Volkswagen closing in on ‘final’ US fines settlement

Volkswagen could reach a “final” settlement with US authorities as early as October over its large-engine diesel cars found to have cheated emissions tests in a global scandal, the sales chief of its premium Audi brand said.

Dietmar Voggenreiter, head of sales and marketing worldwide for Audi, told Reuters that negotiations related to 3-litre engine VW and Audi cars were progressing well.

“[We’re] in really good discussions with US authorities,” said Mr Voggenreiter. “Hopefully in October, latest the beginning of November, we will have the final agreement with the US.”

The diesel emissions scandal, affecting roughly 11m vehicles worldwide, continues to drag on VW and Audi profits, with Audi set to miss profitability targets this year and the core VW brand recording a 12% year-on-year drop in profit in the second quarter.

VW last September admitted using sophisticated secret software in cars to cheat on exhaust emissions tests.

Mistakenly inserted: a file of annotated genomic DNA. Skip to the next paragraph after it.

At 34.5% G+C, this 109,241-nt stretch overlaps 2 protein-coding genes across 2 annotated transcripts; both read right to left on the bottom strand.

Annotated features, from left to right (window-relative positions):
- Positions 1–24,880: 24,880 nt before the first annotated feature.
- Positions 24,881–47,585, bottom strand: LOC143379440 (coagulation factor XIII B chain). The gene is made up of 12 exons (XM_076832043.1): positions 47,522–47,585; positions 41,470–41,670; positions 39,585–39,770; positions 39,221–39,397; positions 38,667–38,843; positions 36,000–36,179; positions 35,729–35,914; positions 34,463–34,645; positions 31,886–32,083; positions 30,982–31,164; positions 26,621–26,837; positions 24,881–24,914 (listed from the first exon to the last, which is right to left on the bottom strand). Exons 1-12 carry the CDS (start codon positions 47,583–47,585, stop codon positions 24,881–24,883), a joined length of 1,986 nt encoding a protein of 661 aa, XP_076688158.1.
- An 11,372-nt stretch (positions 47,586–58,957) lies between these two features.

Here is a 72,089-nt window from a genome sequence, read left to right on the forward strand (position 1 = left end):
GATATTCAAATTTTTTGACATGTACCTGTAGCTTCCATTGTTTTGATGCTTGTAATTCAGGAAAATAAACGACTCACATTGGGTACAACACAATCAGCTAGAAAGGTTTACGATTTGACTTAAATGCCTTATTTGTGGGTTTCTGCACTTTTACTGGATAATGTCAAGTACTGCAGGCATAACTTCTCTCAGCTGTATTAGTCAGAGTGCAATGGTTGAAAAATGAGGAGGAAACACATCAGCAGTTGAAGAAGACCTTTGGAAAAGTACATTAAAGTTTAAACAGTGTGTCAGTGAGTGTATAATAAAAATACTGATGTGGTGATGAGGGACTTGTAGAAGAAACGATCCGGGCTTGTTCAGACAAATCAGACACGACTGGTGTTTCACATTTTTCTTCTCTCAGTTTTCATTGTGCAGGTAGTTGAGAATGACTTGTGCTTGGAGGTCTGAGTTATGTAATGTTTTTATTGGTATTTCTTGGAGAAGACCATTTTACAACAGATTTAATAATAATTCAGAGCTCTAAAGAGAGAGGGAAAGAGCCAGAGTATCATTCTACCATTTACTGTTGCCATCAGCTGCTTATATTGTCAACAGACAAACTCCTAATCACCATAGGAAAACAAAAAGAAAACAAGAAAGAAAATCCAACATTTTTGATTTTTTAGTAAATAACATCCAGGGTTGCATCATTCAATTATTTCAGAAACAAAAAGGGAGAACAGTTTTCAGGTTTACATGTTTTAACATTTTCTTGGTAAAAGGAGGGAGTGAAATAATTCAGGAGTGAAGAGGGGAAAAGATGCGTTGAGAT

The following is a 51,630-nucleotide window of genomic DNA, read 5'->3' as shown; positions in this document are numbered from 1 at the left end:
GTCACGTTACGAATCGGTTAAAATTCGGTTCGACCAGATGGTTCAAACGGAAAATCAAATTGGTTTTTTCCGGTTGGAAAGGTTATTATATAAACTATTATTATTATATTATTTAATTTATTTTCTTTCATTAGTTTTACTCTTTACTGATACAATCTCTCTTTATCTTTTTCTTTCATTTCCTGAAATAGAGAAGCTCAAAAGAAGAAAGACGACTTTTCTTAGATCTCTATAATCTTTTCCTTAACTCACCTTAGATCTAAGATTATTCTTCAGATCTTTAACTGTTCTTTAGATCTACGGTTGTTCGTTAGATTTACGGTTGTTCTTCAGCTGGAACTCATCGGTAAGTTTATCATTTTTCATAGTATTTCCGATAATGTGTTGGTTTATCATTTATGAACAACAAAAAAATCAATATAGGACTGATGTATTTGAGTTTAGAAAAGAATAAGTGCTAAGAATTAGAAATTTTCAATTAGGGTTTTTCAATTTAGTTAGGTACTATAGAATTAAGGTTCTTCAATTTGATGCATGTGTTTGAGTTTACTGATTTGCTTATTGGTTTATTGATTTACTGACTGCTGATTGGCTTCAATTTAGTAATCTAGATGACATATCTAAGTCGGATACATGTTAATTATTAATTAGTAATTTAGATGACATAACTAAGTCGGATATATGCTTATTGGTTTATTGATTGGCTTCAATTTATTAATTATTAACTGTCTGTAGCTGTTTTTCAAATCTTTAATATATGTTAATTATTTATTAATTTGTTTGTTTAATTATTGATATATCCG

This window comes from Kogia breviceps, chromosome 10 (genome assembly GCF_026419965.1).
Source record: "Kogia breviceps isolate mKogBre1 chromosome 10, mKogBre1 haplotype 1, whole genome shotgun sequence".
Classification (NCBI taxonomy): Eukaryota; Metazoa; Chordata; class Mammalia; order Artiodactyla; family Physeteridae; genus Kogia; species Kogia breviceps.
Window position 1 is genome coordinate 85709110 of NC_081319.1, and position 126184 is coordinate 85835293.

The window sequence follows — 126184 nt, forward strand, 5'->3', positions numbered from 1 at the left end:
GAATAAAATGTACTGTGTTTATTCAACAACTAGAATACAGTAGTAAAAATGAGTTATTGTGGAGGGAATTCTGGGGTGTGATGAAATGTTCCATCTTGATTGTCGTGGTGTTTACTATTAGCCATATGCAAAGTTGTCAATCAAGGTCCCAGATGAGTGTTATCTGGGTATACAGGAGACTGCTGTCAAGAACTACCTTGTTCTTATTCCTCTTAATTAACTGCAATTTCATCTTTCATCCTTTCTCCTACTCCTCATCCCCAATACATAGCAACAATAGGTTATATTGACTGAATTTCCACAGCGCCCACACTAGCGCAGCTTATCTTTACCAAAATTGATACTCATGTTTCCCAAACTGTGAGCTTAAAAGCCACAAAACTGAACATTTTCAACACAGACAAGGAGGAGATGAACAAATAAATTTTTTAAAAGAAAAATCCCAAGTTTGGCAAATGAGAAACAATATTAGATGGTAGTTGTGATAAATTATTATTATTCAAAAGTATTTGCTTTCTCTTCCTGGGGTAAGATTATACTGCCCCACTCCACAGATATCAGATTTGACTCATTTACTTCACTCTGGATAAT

The firm agreed with US authorities in June to pay up to $15.3bn (€13.7bn) for car buybacks and fixes to 475,000 2.0-litre VW and Audi diesel vehicles fitted with the emissions-cheating software.

That accord did not include fixes for around 80,000 VW, Audi and Porsche 3-litre engine cars that could potentially cost billions more if the automaker needs to buy them back.

Mr Voggenreiter said yesterday the US negotiations, which related to four-cylinder VW diesel cars and 3-litre V6 engine Audi vehicles, were still ongoing and unresolved.


As UK legend John Surman gets ready to play at Cork’s jazz fest, he tells Philip Watson about his well-travelled career and why he’s so angry about Brexit.Jazz legend John Surman on a well travelled career and why he's angry about Brexit

Dr Naomi Lavelle answers a weekly science question.Fish live in water all their lives but does that mean that they never get thirsty or do they even drink at all? To answer these questions we need to look at where the fish live.Appliance of Science: Do fish ever get thirsty?

More From The Irish Examiner